Pardoning Power of the President


Article 72 of the Constitution empowers the President to grant pardons to persons who have been tried and convicted of any offence in all cases where the:

[1] Punishment or sentence is for an offence against a Union Law;

[2] Punishment or sentence is by a court martial (military court); and

[3] Sentence is a sentence of death.

The pardoning power of the President is independent of the Judiciary; it is an executive power.

The pardoning power of the President includes the following:

[1] Pardon—

It removes both the sentence and the conviction and completely absolves the convict from all sentences, punishments and disqualifications.

[2] Commutation—

 It denotes the substitution of one form of punishment for a lighter form. For example, a death sentence may be commuted to rigorous imprisonment, which in turn may be commuted to a simple imprisonment.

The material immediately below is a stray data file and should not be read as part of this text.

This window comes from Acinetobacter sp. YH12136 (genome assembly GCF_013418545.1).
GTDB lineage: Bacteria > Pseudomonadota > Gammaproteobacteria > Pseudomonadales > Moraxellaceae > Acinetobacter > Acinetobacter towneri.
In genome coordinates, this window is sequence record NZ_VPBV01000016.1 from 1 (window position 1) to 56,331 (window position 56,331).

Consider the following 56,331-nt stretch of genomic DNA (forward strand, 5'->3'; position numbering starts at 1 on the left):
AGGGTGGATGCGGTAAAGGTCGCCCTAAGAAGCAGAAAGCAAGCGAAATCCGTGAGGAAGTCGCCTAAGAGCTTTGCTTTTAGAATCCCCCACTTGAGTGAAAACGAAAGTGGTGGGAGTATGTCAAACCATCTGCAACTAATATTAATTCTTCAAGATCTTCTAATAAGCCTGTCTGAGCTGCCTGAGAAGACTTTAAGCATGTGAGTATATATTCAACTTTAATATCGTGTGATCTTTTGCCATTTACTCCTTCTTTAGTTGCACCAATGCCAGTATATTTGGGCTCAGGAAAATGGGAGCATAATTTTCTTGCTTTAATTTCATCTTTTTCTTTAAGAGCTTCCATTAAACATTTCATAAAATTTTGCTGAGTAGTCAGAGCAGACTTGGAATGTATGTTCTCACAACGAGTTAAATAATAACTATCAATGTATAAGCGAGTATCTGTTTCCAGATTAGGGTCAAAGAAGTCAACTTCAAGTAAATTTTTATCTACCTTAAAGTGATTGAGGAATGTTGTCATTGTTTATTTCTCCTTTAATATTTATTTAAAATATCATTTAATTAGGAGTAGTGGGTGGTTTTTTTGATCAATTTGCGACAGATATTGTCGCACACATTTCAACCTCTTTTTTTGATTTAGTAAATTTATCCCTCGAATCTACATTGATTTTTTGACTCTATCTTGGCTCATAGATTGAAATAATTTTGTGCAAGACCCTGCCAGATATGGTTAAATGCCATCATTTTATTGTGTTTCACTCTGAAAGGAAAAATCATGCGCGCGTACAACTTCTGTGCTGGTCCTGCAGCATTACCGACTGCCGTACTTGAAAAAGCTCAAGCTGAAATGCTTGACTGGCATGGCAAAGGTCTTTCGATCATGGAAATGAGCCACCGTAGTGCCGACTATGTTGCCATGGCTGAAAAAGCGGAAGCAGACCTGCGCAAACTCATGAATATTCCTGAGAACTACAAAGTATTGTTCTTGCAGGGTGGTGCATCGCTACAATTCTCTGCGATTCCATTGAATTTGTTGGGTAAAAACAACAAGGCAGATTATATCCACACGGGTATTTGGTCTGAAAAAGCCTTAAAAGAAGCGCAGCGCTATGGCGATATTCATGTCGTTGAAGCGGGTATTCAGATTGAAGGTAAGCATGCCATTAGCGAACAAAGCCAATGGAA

[3] Remission—

It implies reducing the period of sentence without changing its character. For example, a sentence of rigorous imprisonment for two years may be remitted to rigorous imprisonment for one year.

[4] Respite—

It denotes awarding a lesser sentence in place of one originally awarded due to some special fact, such as the physical disability of a convict or the pregnancy of a woman offender.

[5] Reprieve—

It implies a stay of the execution of a sentence (especially that of death) for a temporary period. Its purpose is to enable the convict to have time to seek pardon or commutation from the President.